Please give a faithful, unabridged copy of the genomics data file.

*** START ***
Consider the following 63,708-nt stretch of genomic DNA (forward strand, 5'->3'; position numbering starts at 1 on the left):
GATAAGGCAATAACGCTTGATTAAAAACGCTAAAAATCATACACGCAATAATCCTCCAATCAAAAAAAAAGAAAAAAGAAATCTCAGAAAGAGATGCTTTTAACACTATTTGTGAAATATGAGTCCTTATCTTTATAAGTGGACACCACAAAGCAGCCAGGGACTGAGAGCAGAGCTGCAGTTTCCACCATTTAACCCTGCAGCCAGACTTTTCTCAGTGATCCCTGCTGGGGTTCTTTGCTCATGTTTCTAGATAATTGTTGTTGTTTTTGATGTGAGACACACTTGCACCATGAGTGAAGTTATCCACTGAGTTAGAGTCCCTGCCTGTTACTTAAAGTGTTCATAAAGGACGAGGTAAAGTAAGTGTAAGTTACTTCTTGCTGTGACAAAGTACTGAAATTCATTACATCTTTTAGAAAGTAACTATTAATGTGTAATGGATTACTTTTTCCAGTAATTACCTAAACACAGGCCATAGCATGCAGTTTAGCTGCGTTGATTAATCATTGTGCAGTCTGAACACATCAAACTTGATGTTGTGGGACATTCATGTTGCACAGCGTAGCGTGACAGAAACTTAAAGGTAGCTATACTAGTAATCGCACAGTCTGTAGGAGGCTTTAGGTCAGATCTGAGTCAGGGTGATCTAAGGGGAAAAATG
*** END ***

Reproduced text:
Consider the following 63,708-nt stretch of genomic DNA (forward strand, 5'->3'; position numbering starts at 1 on the left):
GATAAGGCAATAACGCTTGATTAAAAACGCTAAAAATCATACACGCAATAATCCTCCAATCAAAAAAAAAGAAAAAAGAAATCTCAGAAAGAGATGCTTTTAACACTATTTGTGAAATATGAGTCCTTATCTTTATAAGTGGACACCACAAAGCAGCCAGGGACTGAGAGCAGAGCTGCAGTTTCCACCATTTAACCCTGCAGCCAGACTTTTCTCAGTGATCCCTGCTGGGGTTCTTTGCTCATGTTTCTAGATAATTGTTGTTGTTTTTGATGTGAGACACACTTGCACCATGAGTGAAGTTATCCACTGAGTTAGAGTCCCTGCCTGTTACTTAAAGTGTTCATAAAGGACGAGGTAAAGTAAGTGTAAGTTACTTCTTGCTGTGACAAAGTACTGAAATTCATTACATCTTTTAGAAAGTAACTATTAATGTGTAATGGATTACTTTTTCCAGTAATTACCTAAACACAGGCCATAGCATGCAGTTTAGCTGCGTTGATTAATCATTGTGCAGTCTGAACACATCAAACTTGATGTTGTGGGACATTCATGTTGCACAGCGTAGCGTGACAGAAACTTAAAGGTAGCTATACTAGTAATCGCACAGTCTGTAGGAGGCTTTAGGTCAGATCTGAGTCAGGGTGATCTAAGGGGAAAAATG